Earlier this week a radio journalist earned the dubious distinction of becoming the 42nd media worker to be killed under President Arroyo's tenure at Malacanang, the 79th since 1986, the fifth in the first five months of this year.
It has also won the Philippines the equally dubious distinction of being the most dangerous country in the world for journalists, second only to strife-torn Iraq. And how does Malacanang react to this appalling genocide in its constituency? Urging journalists to carry firearms to defend themselves. Hello?
Even Northern Mindanao regional police director, Chief Superintendent Florante Baguio admits this is no guarantee for the safety of journalists'. He cited the case of the radio commentator who managed to fire back at his assailants but still died from his wounds.
The Cagayan de Oro Press Club (COPC) concurs. We thank the PNP's PRO-10 for their assurance of support and protection but again, this is no assurance of safety for the members of the fourth estate.
The National Union of Journalists in the Philippines (NUJP) said in a statement both police and the military should ensure the safety of journalists because arming journalists is an admission of failure from the authorities to protect not only media but anybody from armed assault and perpetrates what NUJP spokesperson Joe Torres calls "the culture of impunity."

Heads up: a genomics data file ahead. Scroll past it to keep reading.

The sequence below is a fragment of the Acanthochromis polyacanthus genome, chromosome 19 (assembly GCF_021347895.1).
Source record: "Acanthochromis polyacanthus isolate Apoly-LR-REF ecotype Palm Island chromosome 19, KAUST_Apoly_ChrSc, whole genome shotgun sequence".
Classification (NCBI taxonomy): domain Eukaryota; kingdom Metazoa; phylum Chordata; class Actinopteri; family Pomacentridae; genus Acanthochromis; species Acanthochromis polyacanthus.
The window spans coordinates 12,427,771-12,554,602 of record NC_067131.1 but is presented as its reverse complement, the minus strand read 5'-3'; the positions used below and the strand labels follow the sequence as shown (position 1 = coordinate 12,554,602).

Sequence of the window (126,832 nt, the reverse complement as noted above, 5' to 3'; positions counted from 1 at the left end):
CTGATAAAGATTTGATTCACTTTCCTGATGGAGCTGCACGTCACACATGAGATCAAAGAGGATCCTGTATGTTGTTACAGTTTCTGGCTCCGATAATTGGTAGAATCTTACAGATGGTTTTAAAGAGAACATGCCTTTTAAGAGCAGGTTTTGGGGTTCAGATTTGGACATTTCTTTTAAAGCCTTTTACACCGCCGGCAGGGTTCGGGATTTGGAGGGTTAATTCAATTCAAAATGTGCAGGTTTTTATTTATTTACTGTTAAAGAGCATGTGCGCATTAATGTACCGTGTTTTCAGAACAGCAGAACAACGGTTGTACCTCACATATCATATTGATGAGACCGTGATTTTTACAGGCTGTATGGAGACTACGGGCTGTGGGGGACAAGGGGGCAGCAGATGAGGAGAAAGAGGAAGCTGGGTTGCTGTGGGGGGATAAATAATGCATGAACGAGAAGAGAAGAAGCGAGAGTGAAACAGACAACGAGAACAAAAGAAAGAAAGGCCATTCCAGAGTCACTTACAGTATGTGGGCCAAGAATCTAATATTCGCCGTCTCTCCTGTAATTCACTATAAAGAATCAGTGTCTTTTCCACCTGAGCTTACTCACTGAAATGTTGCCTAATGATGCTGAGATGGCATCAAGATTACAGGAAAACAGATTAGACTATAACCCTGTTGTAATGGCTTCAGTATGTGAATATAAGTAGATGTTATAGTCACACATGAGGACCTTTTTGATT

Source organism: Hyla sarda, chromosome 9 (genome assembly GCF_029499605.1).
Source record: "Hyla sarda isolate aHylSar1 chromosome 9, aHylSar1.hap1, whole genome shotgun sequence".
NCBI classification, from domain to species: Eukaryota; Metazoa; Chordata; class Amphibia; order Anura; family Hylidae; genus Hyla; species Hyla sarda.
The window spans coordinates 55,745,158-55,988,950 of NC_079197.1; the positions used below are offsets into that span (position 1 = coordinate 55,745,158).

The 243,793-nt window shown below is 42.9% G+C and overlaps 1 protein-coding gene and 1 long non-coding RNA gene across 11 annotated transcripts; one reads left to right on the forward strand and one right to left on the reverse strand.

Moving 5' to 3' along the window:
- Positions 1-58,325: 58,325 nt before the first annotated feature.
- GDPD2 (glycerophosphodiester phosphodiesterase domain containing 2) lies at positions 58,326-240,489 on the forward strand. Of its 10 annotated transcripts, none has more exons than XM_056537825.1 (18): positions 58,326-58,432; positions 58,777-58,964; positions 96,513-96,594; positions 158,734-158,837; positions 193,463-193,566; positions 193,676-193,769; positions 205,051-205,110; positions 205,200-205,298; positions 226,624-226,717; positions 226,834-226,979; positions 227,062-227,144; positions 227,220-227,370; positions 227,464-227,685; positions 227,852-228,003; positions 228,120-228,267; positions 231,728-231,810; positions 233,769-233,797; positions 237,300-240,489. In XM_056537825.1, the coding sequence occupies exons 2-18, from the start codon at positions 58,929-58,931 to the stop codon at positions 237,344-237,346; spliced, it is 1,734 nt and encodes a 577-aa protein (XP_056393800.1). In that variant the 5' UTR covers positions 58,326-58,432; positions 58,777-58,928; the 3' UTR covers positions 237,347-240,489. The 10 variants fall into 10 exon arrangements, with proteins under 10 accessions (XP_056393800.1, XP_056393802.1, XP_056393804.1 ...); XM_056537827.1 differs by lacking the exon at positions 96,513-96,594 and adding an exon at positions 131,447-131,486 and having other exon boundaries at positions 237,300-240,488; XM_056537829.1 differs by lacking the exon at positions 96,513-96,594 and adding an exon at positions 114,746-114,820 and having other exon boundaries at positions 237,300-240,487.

The body count of murdered journalists under the GMA presidency already exceeds that of the 14 year Marcos dictatorship and similarly unabated attacks on human rights activists will soon make the record for that death count history also.
The PNP has admitted that, of the 79 journalists killed since the so-called democratic restoration of 1986, only five cases have been resolved by the courts, and in none of those instances was the mastermind ever brought to justice, perhaps because many of those responsible are themselves persons in authority.
The failure of this administration to protect the Filipino people, journalists among them, is its failure to defend democracy. On top of that, it has the gall to continue trying to censor media, adding insult to the injury already heaped on the "free" Philippine press for this conspiracy to bury the truth from its constituents.
Now, the deaths of our colleagues has become fair game in the name of political survival and gamesmanship. Enough is indeed enough. Let this insult on journalists to protect themselves with guns be our battle cry and call to arms.
The NUJP is right in saying let us fight this battle with the weapons we know best -- our profession, our pens, our cameras, our microphones.
Over and above that, may I also humbly exhort our colleagues o continue doing with fervor their excellent record of reportage which has unveiled the graft and corruption in our society responsible for this genocide of those who dare bring their lies, deceit and thievery into the light of day. Tama na! Sobra na! (Columnist Mike Banos is based in Cagayan de Oro City)